For the last few years, I've been trying to learn French, so that I can live in France. I used to speak the language as a child when I lived in Paris, but that was nearly 20 years ago, so I've forgotten a lot of it. As well as langauges, I have a healthy interest in computing, online communication and free and open source software. I'm adamant about independence in computing, and minimising my dependencies on services provided as products.
In this post I'd like to talk about a little bit about a few additions and customisations I've made to my Linux environment to support learning and using multiple written languages.
The first and most obvious thing I wanted was a quick and dirty translator. For me, this means being able to open a terminal, hammer in a command and a query, and get a result back. I am not too concerned about the accuracy of the translator, or translating large amounts of text. So long as it helps me most of the time with a word or phrase, and so long as it's quicker and easier than picking up my phone, it's good enough.
I found argos-translate, which provides open-source offline translation. The user downloads translation dictionaries as packages and can then be used to translate strings of text, either individual words or entire phrases.
Here's my script for translating a phrase in French to English, which I have saved as
#!/usr/bin/env bash # fully expand arguments phrase=$@ argos-translate --from-lang fr --to-lang en "$phrase"
Note that arguments passed into the script are expanded before being passed as a single string to the translation command. That means that I am able to pass arguments without turning them into a literal string, which is nice. Without wrapping it in quotes, however, characters such as apostrophes must be explicitly escaped.
en j\'aime bien les pingouins, ils s\'y connaissent en informatique
Now that I had a way to do quick translations, the next obvious limitation was my keyboard layout. In casual conversation I've often copy-pasted, made do with using multiple characters ('e, e`) to resemble diacritics, or just omitted them entirely and trusted the other party to understand. This would be unacceptable for any longer-form writing, such as blog posts.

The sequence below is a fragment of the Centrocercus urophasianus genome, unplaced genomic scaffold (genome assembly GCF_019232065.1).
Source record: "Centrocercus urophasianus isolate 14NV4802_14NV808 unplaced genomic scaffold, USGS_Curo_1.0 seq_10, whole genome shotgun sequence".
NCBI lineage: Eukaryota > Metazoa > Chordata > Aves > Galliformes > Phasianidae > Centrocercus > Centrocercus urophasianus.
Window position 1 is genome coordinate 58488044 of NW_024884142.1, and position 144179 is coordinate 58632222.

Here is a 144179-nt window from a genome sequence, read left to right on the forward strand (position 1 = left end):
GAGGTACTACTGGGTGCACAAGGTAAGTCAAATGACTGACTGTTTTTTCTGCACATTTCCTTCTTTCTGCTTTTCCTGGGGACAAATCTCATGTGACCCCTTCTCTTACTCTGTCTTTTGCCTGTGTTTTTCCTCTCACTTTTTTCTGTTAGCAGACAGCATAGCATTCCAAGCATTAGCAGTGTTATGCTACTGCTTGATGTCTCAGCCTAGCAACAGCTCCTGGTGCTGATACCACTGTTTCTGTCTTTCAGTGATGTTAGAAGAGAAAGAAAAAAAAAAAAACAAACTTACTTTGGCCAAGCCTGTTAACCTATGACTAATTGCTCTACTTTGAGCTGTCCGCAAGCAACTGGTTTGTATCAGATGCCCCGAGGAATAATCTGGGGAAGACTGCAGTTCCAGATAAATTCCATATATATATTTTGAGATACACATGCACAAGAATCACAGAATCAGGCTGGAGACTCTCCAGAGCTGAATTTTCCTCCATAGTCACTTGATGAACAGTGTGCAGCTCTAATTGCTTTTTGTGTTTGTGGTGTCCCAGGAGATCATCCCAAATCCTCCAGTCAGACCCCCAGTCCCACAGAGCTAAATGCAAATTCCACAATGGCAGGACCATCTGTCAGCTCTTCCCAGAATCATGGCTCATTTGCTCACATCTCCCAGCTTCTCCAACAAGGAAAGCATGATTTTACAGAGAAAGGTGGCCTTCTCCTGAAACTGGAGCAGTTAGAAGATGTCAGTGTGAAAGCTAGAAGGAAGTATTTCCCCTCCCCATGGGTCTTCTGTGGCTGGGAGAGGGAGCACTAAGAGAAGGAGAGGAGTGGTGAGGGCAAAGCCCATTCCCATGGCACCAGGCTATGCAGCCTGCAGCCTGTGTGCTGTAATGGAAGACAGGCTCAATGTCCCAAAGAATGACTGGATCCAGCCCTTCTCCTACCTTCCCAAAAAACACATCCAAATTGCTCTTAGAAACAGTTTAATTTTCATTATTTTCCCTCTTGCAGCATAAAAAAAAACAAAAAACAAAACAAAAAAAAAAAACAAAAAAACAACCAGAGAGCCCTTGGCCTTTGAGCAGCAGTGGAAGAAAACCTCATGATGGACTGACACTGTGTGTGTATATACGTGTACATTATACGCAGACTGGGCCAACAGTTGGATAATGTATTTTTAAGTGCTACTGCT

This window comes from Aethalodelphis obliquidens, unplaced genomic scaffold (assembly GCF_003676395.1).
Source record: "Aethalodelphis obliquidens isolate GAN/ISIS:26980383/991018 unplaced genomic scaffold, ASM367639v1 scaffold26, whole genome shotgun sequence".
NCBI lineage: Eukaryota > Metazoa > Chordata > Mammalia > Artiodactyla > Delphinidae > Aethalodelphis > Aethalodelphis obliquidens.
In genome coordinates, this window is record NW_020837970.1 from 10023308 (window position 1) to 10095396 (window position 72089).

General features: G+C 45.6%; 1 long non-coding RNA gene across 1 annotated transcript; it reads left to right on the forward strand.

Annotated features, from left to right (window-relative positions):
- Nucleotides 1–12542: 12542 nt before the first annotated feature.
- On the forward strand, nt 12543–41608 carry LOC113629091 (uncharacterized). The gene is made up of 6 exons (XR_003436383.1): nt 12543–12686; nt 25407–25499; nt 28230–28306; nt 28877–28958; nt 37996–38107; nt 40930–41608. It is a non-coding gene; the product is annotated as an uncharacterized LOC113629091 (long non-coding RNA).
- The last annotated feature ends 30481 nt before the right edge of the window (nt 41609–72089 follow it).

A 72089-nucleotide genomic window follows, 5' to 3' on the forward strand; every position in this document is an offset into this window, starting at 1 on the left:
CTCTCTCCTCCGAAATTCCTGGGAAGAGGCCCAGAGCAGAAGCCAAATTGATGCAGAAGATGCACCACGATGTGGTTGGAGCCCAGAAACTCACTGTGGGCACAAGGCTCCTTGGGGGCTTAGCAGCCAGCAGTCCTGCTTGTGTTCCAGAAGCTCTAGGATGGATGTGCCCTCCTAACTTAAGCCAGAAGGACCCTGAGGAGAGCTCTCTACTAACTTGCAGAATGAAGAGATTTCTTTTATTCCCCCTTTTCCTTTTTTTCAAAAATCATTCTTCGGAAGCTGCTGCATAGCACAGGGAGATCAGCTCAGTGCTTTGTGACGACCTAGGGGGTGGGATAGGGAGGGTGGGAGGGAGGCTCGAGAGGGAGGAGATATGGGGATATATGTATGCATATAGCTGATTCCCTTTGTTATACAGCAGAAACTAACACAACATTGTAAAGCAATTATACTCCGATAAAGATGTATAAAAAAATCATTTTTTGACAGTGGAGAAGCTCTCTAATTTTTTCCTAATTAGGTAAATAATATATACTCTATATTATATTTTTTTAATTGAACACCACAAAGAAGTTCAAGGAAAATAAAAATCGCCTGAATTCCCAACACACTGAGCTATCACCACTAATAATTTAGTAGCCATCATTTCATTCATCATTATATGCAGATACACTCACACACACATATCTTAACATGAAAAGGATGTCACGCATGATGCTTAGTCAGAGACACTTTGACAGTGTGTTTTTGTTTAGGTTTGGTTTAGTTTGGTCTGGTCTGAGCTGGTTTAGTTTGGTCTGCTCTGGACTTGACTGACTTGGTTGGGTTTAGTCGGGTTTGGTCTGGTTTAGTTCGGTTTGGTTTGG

Being a life-long QWERTY user, I was not enthralled by QWERTZ, AZERTY or any other standard European layout that would throw off my existing muscle memory. Thankfully QWERTY-fr exists! I haven't used an accented keyboard before, but I like how it is designed spatially. It reminds me of vim's design, where the position of the key is more important than what is written upon it.
After installing the additional layout, I wrote a script
kbfr to enable it with
I also included some other layout modifications which turn Caps Lock into Ctrl and Esc using
xcape, and ensure they are run when I set the keyboard layout:
#!/usr/bin/env bash # while caps lock is held down, it applies a ctrl modifier to other keys setxkbmap -option caps:ctrl_modifier # when caps lock is pressed or released, it acts as esc xcape -e 'Caps_Lock=Escape' # enable the QWERTY-fr layout setxkbmap -v -layout us_qwerty-fr
I also enabled the xkeyboard module for polybar, so that I could see at a glance which layout I have enabled.
Finally, I wanted a more complete dictionary than my simple translator scripts. This is mostly to help me learn the grammatical gender of words, which my translator scripts are only partially able to help with. It's also good practice to figure out the meanings of words when I have only other words of the same language available to help!
I found the open StarDict dictionary, which has a command-line version,
I installed a French dictionary for it with the AUR package
stardict-acadfr1935, and since this is the only dictionary I have installed, usage is quite simple - I wrapped it in a
#!/usr/bin/env bash <<<<<<< HEAD # get the meaning of a french word sdcv -c -n $1 ======= # trouve la signification d'un mot français mot=$1 sdcv -c -n $mot >>>>>>> ccbe2ec (add bilingual computing/linformatique bilingue)
This is something I'm not quite happy with yet, but it will do for now. The dictionary could include more up-to-date definitions, and the output is often quite verbose. The ArchWiki page does describe some suggested usages, which maybe I will look at in the future.
Thanks to my Quebecois friend Vorty for helping me with my terrible language skills, both English and French.